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COMING UP:Share Opener Variant 3



>> Coming to a theater near you, coming to a school near you.>> Democratic senators, on Tuesday, trying desperately to stop the online publication of designs for 3D printable guns before they become widely available at midnight Tuesday, the senators planning to introduce a bill to stop the spread of the untraceable weapons.
The urgent effort coming after the Trump administration reached the deal with Texas-based Defense Distributed to legally publish gun blueprints on the Internet. Tina Ballan is reporting the story.>> Gun control groups are really concerned over these 3D blueprints becoming accessible to virtually every person with access to a 3D printer and the Internet.
They say that it would allow criminals to print guns at home without these arms being traceable, without any metal parts inserted in them, so they could enter secured areas and avoid detection.>> These downloadable firearms are available even to those who could not pass a background check. It's the ultimate gun loophole.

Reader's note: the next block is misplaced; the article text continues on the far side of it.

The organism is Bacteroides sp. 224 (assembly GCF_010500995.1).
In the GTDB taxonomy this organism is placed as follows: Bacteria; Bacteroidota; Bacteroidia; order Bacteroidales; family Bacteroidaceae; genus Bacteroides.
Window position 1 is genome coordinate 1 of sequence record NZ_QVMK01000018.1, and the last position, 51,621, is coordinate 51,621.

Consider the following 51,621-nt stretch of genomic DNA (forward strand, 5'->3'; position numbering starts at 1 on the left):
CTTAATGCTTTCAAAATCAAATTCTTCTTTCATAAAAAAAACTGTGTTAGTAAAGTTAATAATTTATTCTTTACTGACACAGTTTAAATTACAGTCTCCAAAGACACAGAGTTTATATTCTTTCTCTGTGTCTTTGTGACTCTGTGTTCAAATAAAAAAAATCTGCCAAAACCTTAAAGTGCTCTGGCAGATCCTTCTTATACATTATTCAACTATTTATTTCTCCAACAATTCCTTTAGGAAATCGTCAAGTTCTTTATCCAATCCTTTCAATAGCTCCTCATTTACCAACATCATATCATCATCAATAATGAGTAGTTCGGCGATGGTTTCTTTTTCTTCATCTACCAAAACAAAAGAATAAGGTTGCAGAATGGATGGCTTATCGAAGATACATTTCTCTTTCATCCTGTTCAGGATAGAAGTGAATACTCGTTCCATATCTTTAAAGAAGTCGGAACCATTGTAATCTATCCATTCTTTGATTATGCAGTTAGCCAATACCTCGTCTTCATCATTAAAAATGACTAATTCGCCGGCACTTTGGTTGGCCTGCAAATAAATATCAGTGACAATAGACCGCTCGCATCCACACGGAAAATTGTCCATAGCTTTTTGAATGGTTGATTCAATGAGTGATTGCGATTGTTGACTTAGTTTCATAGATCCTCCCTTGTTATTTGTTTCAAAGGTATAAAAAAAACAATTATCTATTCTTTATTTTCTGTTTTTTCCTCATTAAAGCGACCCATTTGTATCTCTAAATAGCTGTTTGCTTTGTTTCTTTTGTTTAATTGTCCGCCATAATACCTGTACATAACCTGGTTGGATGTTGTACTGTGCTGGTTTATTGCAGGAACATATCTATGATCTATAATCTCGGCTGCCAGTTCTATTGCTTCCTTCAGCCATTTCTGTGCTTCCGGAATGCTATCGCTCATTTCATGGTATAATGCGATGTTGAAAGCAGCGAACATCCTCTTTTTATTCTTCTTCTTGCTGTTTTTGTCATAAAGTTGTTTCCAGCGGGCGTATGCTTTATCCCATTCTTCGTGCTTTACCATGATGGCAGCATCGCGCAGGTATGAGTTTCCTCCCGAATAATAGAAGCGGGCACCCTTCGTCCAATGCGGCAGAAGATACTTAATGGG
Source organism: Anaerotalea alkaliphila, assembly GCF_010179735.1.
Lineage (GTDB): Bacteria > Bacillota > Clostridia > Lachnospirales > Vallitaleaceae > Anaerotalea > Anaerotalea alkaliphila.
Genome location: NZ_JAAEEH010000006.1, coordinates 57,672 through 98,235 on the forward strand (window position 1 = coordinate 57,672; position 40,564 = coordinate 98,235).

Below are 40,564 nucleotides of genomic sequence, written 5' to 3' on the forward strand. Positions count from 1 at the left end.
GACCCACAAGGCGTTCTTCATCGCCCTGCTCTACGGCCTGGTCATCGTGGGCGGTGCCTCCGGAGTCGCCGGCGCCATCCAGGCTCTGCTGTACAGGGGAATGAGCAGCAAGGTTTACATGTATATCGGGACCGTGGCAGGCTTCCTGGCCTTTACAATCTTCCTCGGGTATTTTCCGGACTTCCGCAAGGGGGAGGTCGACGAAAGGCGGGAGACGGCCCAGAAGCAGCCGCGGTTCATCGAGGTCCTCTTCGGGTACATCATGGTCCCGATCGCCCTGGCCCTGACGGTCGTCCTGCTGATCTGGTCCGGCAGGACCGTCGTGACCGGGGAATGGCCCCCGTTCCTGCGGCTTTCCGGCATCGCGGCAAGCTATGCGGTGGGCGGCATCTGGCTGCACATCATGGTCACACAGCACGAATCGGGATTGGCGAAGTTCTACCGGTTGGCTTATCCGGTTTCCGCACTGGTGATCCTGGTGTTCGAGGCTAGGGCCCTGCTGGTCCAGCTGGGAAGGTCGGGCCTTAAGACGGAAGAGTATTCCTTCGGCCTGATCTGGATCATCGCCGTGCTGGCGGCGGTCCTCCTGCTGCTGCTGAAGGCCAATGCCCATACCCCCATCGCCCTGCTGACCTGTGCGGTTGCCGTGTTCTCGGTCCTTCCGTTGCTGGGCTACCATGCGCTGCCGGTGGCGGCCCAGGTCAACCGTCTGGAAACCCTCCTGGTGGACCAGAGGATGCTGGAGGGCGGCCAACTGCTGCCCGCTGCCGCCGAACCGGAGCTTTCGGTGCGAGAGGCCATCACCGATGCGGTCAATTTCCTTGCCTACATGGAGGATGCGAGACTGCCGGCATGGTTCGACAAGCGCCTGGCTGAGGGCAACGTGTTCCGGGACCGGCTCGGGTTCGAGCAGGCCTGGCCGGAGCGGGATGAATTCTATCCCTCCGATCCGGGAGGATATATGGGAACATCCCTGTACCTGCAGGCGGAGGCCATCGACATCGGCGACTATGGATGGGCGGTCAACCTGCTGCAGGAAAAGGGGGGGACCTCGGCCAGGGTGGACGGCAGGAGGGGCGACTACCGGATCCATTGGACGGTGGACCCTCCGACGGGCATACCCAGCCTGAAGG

>> Until recently, the government agreed, arguing that the blueprints posed a national security threat, but in June the State Department suddenly reached the settlement with Defense Distributed after the company sued, allowing it to distribute its gun designs. On Tuesday, President Trump raised concerns about 3D guns in a tweet.
I'm looking into 3-D Guns being sold to the public, he wrote. Already spoke to the NRA, doesn't seem to make much sense.>> Trump's tweet this morning is confusing a lot of people because they don't really understand how Trump was not aware of what his own administration, his own State Department, was doing.
>> Several US states are also taking the issue to court. A judge could rule on their calls for an injunction later on Tuesday. Although it's set on Wednesday deadline, Defense Distributed has already began publishing some gun blueprints on its website, including designs for semi-automatic weapons like the AR15, which has been used in several recent mass shootings, and promises to publish more.
And they'll continue to be available, unless a judge or the US Congress stops them.